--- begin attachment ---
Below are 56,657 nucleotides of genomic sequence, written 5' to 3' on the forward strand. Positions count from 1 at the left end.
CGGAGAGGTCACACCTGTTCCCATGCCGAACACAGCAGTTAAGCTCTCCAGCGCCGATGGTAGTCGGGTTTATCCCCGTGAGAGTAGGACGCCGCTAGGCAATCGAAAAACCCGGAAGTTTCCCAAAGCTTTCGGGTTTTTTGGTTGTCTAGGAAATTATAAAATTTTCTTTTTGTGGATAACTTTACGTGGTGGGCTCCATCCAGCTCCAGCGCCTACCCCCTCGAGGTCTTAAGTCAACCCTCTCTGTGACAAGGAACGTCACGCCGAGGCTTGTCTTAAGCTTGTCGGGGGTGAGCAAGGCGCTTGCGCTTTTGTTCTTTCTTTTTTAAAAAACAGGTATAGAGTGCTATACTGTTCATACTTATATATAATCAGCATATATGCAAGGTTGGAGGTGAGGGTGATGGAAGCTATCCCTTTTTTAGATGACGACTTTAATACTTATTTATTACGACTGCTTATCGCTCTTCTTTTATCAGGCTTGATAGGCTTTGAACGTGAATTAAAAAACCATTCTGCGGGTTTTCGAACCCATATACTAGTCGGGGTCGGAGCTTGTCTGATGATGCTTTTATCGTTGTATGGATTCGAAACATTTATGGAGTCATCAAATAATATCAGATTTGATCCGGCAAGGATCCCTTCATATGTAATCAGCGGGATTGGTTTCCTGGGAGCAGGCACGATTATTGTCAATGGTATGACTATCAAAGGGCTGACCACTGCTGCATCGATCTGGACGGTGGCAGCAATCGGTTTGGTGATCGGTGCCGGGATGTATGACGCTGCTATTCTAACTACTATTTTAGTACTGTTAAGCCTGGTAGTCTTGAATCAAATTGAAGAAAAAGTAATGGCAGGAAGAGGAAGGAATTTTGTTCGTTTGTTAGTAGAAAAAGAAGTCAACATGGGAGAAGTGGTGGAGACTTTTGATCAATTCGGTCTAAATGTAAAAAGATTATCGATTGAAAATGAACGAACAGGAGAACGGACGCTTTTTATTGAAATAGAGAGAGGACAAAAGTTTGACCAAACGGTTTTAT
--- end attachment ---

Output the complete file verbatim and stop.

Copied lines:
Below are 56,657 nucleotides of genomic sequence, written 5' to 3' on the forward strand. Positions count from 1 at the left end.
CGGAGAGGTCACACCTGTTCCCATGCCGAACACAGCAGTTAAGCTCTCCAGCGCCGATGGTAGTCGGGTTTATCCCCGTGAGAGTAGGACGCCGCTAGGCAATCGAAAAACCCGGAAGTTTCCCAAAGCTTTCGGGTTTTTTGGTTGTCTAGGAAATTATAAAATTTTCTTTTTGTGGATAACTTTACGTGGTGGGCTCCATCCAGCTCCAGCGCCTACCCCCTCGAGGTCTTAAGTCAACCCTCTCTGTGACAAGGAACGTCACGCCGAGGCTTGTCTTAAGCTTGTCGGGGGTGAGCAAGGCGCTTGCGCTTTTGTTCTTTCTTTTTTAAAAAACAGGTATAGAGTGCTATACTGTTCATACTTATATATAATCAGCATATATGCAAGGTTGGAGGTGAGGGTGATGGAAGCTATCCCTTTTTTAGATGACGACTTTAATACTTATTTATTACGACTGCTTATCGCTCTTCTTTTATCAGGCTTGATAGGCTTTGAACGTGAATTAAAAAACCATTCTGCGGGTTTTCGAACCCATATACTAGTCGGGGTCGGAGCTTGTCTGATGATGCTTTTATCGTTGTATGGATTCGAAACATTTATGGAGTCATCAAATAATATCAGATTTGATCCGGCAAGGATCCCTTCATATGTAATCAGCGGGATTGGTTTCCTGGGAGCAGGCACGATTATTGTCAATGGTATGACTATCAAAGGGCTGACCACTGCTGCATCGATCTGGACGGTGGCAGCAATCGGTTTGGTGATCGGTGCCGGGATGTATGACGCTGCTATTCTAACTACTATTTTAGTACTGTTAAGCCTGGTAGTCTTGAATCAAATTGAAGAAAAAGTAATGGCAGGAAGAGGAAGGAATTTTGTTCGTTTGTTAGTAGAAAAAGAAGTCAACATGGGAGAAGTGGTGGAGACTTTTGATCAATTCGGTCTAAATGTAAAAAGATTATCGATTGAAAATGAACGAACAGGAGAACGGACGCTTTTTATTGAAATAGAGAGAGGACAAAAGTTTGACCAAACGGTTTTAT